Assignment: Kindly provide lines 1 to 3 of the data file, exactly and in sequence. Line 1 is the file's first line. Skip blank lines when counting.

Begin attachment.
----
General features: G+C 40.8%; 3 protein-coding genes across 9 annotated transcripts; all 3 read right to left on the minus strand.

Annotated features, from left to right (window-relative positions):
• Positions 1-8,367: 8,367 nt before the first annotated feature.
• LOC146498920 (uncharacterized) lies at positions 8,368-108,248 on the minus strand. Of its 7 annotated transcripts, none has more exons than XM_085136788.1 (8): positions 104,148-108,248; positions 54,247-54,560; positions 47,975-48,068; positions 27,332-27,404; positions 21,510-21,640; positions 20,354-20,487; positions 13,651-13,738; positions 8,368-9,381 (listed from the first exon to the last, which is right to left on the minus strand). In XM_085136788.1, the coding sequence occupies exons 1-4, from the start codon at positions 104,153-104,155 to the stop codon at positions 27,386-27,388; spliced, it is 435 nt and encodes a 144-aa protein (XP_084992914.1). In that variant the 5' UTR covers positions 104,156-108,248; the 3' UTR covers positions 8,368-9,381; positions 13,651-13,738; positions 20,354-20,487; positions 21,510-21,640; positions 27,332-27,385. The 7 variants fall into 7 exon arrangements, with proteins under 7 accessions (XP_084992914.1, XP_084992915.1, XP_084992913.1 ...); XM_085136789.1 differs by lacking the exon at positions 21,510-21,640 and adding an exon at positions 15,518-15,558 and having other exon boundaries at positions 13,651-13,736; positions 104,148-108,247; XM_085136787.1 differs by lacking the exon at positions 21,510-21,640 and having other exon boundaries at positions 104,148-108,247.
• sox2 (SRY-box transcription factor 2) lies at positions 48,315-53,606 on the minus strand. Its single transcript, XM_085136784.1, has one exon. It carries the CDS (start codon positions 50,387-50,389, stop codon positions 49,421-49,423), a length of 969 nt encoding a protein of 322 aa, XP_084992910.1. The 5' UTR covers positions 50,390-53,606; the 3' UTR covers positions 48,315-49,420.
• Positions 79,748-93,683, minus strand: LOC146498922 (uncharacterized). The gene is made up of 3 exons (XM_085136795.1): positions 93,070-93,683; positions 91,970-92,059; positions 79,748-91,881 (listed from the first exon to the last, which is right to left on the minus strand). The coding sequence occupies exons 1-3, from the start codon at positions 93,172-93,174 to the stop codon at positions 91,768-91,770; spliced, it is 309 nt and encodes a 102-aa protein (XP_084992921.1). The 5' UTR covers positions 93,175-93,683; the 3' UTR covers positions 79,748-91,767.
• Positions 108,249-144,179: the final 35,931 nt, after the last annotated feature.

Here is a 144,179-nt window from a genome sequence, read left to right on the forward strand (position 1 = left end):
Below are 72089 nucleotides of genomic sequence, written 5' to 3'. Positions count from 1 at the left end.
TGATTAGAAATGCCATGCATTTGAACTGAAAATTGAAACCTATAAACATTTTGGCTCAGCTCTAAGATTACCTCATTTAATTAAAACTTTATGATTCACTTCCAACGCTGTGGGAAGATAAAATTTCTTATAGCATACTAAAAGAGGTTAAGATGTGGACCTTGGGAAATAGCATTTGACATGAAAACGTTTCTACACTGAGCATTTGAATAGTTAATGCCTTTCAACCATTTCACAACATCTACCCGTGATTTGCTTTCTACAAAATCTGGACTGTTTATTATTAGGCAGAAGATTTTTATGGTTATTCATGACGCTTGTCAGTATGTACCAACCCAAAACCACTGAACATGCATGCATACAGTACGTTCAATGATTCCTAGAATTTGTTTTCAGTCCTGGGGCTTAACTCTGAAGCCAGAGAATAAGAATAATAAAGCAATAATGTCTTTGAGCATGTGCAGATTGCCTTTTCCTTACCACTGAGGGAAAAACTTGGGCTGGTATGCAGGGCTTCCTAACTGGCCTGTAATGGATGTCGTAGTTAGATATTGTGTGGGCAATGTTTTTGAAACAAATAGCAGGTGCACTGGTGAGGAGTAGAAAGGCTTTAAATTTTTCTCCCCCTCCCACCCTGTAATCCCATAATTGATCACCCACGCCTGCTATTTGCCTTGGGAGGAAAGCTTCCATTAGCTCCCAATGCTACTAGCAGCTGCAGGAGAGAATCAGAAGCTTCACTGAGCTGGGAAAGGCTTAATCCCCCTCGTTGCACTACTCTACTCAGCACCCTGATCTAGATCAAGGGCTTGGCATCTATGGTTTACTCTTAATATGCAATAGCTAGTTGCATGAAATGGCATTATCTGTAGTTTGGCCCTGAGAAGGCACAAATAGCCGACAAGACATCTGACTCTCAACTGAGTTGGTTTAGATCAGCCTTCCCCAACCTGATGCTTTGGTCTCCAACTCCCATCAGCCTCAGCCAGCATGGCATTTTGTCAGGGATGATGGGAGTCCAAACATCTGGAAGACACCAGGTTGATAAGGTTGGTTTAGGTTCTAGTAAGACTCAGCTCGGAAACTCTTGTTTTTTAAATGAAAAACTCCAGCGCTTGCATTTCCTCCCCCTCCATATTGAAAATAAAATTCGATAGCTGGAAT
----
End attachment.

General features: G+C 40.8%; 3 protein-coding genes across 9 annotated transcripts; all 3 read right to left on the minus strand.

Annotated features, from left to right (window-relative positions):
• Positions 1-8,367: 8,367 nt before the first annotated feature.